We find no error, and the judgment in each case is affirmed.



  1. About the same time the City of North Little Rock adopted its Ordinance No. 2683; and the Little Rock ordinance and the North Little Rock ordinance are in all substantial respects entirely similar.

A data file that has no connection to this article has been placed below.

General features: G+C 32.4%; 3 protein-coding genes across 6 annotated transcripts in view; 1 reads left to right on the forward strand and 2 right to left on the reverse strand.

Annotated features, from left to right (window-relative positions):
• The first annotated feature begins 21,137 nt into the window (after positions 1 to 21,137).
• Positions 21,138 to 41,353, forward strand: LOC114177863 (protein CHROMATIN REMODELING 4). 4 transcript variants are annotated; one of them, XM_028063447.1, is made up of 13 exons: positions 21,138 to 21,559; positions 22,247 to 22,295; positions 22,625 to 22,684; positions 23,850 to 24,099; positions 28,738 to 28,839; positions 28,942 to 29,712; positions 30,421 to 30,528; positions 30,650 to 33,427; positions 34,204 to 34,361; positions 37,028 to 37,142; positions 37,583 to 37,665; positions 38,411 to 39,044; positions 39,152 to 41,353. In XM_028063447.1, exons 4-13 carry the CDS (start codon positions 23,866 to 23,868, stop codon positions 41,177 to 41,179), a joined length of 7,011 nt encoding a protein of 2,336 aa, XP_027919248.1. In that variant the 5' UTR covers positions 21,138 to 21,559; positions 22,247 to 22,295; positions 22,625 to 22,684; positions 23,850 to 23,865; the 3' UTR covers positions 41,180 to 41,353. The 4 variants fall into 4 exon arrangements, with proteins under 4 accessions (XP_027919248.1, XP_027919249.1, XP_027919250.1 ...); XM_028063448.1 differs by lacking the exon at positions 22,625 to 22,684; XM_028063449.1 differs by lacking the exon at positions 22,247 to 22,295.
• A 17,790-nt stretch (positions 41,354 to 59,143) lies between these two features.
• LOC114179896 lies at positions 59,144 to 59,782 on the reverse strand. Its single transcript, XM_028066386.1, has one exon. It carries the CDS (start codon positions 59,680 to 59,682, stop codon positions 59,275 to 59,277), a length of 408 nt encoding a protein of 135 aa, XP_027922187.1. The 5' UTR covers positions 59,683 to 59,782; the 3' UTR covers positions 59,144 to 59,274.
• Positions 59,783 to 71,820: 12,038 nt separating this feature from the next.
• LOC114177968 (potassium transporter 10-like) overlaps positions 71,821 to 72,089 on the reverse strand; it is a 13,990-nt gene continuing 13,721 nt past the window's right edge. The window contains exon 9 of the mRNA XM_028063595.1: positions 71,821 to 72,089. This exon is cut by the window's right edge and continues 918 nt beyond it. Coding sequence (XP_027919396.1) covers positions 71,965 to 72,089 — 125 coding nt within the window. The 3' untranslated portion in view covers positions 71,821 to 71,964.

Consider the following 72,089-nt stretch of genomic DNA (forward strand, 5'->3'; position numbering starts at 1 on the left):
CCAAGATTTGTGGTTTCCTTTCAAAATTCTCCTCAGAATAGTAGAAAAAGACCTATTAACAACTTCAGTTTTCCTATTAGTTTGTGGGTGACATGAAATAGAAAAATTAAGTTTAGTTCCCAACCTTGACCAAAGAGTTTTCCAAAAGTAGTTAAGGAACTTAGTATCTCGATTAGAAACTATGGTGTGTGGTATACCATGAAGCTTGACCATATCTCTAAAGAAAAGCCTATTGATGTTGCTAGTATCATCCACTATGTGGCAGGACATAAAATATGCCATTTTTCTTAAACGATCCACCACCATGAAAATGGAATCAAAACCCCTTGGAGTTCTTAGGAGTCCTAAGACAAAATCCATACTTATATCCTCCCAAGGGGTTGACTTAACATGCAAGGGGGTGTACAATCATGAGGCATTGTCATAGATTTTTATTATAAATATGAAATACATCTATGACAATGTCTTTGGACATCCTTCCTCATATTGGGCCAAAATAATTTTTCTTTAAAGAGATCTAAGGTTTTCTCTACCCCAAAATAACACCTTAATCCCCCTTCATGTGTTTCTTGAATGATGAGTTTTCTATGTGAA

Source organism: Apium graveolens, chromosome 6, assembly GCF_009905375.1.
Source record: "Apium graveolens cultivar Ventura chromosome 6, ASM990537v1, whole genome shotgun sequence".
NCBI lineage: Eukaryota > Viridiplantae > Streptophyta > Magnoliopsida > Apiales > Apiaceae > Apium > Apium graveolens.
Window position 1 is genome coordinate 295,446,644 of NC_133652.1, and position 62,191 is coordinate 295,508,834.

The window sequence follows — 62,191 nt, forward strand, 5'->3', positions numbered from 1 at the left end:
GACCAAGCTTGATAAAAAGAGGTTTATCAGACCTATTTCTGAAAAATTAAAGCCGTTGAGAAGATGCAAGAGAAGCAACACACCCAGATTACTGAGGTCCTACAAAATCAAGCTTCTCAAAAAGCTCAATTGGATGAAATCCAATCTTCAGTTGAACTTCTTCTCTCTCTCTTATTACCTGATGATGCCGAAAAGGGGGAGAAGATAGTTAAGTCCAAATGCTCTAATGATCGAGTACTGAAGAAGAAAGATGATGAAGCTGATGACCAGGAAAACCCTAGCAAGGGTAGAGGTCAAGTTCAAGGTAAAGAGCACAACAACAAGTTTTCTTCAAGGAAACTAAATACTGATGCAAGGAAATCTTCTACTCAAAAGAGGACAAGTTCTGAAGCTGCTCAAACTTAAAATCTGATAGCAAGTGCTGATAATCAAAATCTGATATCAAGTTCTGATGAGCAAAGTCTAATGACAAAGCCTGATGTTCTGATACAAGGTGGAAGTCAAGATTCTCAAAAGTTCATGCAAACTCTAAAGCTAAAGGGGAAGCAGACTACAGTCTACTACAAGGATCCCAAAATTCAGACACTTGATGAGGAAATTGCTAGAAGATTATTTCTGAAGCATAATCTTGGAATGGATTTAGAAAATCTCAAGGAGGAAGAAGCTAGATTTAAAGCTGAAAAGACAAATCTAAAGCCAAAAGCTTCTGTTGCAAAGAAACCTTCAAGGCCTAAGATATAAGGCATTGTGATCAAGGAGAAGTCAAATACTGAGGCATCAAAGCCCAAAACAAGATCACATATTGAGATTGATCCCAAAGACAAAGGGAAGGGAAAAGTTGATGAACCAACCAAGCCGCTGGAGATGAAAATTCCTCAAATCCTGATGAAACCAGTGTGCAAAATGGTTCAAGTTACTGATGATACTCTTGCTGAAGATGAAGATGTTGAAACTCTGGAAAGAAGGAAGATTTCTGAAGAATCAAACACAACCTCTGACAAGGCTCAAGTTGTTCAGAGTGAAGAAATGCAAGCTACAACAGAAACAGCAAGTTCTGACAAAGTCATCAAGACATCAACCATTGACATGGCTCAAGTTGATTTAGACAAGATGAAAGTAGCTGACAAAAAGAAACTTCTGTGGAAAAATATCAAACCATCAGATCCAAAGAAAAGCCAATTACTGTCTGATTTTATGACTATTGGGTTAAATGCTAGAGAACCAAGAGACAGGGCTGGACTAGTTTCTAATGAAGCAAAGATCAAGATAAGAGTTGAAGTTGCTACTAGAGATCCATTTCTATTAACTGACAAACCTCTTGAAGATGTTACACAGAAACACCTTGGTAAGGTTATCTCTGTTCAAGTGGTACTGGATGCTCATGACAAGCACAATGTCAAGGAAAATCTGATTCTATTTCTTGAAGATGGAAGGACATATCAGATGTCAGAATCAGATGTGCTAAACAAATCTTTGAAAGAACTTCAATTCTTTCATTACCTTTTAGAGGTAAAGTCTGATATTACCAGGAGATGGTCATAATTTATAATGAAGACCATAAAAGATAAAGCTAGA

2. To support the contentions for immunity from furnishing the requested information appellants stated in the lower Court and reiterate here: ". . . that Ordinance 10,638 is an unjustified interference with defendant's rights of freedom of speech and assembly as secured and protected by the Constitution of the State of Arkansas and by the Constitution of the United States of America – namely, the First Amendment as assimilated in the Fourteenth Amendment of the Federal Constitution. It is the contention of the defendant that the City has not shown that there is a compelling reason or a justifiable cause for demanding the contributors' list to the defendant in this case. The defendant would like to cite two United States Supreme Court cases wherein the Supreme Court held that the request of membership lists and contributors' lists was a direct violation of this fundamental constitutional right – namely, freedom of speech. The case is Wieman vs. Updegraff, 344 U.S. 183, and there the court said that the right to assemble freely, to join an organization and to participate in its activities is one of the protected rights guaranteed under the Constitution. In Watkins vs. U.S., the Chief Justice of the United States wrote: 'There is no general authority to expose the private rights of an individual without justification'. In Sweeney vs. New Hampshire, the Court said: 'We do not now conceive of any circumstance wherein a State interest would justify an infringement upon these fields – freedom of speech and freedom of assembly'. It is our contention that the City of Little Rock has not shown that there is a compelling reason or a justifiable cause for requiring the defendant to produce the names of its members and the names of its contributors."